I read this book last week and was quite impressed.
Amy and I share a similar approach to gardening. As I read I thought, “I could have written this book!”
So of course, I think it’s great.
You can read my complete thoughts in an in-depth review I wrote for Mother Earth News:
A few years ago, Brett Markham’s very popular book Mini Farming: Self-Sufficiency on 1/4 Acre opened a new sub-genre of gardening titles. When I got the chance to check out Stross’s book, I at first wondered if she would cover new ground or if this would be another take on Markham’s intensive backyard gardening approach. I was pleasantly surprised to find that she has a unique perspective of her own — and she covers material that some authors gloss over.
Myth Busting Suburban Food Production
She also covers the myths that hold many back from gardening, and even makes a good argument for the suburbs:
“…some people today think of the suburbs as an embarrassment, with water-hoarding lawns and a lack of car-centric alternatives, so they choose to live elsewhere. I once made that decision for myself and enjoyed my urban apartment within walking distance of amenities and no lawn to worry about. It was a dandy time! However, if we realize the enormous potential the suburbs have to change overall consumption habits and transform land use practices, the suburbs could end up being just the solution our cities—and perhaps even civilization—need. After all, out-lying villages have performed this function in ancient cities of the world throughout history. All we need are some pioneering micro-farmers!”
I completely agree. The push towards putting us all in little apartments and big, soul-less cities rankles me. I’m a product of suburban South Florida and I can tell you: There are a lot of people growing food there and it wasn’t a bad place to grow up. It’s not all a wasteland. Grow where you’re planted.
Another myth she mentions is the myth that a small space – a small amount of food, noting that “in actuality, it doesn’t take much space to grow a lot of food–only creativity.”
A case in point: This last season my 10-year-old son grew 50 pounds of ginger roots in a roughly 5-by-8-foot bed. My eight-year-old planted a similar sized bed and managed to grow 68 pounds of winter squash on one vine, plus a few handfuls of cherry tomatoes and multiple African yam roots. The square vines sprawled up and over the fence and into a little citrus tree which was soon decorated with huge, melon-like squash.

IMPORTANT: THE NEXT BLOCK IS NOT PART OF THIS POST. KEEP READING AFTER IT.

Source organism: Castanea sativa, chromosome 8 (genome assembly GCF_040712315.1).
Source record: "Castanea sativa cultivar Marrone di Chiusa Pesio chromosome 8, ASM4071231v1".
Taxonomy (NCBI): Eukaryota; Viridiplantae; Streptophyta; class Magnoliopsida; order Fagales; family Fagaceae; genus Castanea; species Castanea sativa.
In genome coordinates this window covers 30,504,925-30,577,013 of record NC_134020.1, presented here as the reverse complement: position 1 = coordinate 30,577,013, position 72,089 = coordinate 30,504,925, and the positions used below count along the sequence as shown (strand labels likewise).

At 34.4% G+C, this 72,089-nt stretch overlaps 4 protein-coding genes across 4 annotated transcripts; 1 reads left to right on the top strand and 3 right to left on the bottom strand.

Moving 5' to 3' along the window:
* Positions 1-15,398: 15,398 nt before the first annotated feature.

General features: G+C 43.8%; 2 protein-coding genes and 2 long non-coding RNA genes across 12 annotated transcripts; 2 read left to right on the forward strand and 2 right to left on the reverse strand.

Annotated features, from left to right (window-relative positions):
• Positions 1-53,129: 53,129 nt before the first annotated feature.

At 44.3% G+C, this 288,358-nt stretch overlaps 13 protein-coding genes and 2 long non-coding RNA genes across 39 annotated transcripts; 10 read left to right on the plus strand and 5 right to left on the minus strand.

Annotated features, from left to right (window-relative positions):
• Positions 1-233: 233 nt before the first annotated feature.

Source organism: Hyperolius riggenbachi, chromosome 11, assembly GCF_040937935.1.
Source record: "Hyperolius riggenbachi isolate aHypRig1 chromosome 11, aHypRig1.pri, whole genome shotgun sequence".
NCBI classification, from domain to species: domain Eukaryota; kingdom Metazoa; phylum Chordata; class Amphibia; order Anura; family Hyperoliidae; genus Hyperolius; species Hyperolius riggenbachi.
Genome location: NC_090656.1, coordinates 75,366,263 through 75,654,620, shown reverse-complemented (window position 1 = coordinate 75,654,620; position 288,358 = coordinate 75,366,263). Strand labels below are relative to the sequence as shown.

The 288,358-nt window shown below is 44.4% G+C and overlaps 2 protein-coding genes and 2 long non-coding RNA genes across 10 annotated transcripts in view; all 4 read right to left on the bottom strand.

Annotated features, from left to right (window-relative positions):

You can grow up, you can grow in unused strips, you can grow in buckets, bathtubs, along the sidewalk, even under trees. It just takes creativity, and as Stross has shown, even 1/10 of an acre can give you big results.
Small-scale Gardening with Fruit Trees
Another point Stross makes is one I’ve repeated to my readers again and again. Start gardening on a small scale, learn to win, then expand:
“Plant only what you can manage – if you can’t maintain the existing stuff, why plant more? Gardens can be overwhelming, and that’s why I prioritize keeping what I’ve already planted alive and harvesting what I’ve already planted before I take on new tasks like building more garden beds or planting for the next season.”
Seriously, she’s got it. And this is just one of many points in this book where I found myself nodding along. This observation, for example:
“A fruit tree can be the single-most source of fresh produce for the least amount of space and effort.”
Plant fruit trees and get them established until they can take care of themselves and you’ll reap the benefits for years — and others will into the future. We used to have two pear trees at a previous house. They had been neglected for years yet still bore plenty of fruit. In fact, a neighbor told me that the trees were supposed to have been ‘Bradford’ pears, not fruiting pears, and had been planted on accident. What a happy accident! For the years we lived there we had pear pies and pear butter, we made pear brandy and pears in syrup, pear salsa and pear sauce — plus our children ate the honey-sweet, sun-warmed fruit right from the trees. Now another family is there and still enjoying pears.
Stross is right. It was almost no effort to keep those pears and the amount of fruit they provided was startling. When I got to the portion on growing berries, I thought, “okay, Amy, you’d better mention mulberries… if you miss mulberries I’ll know you’re a no-good poser!”
If you buy the book at one of my links, Amazon gives me a small percentage. It’s a nice piece of inspiration for anyone living in the suburbs and longing for bigger and better things.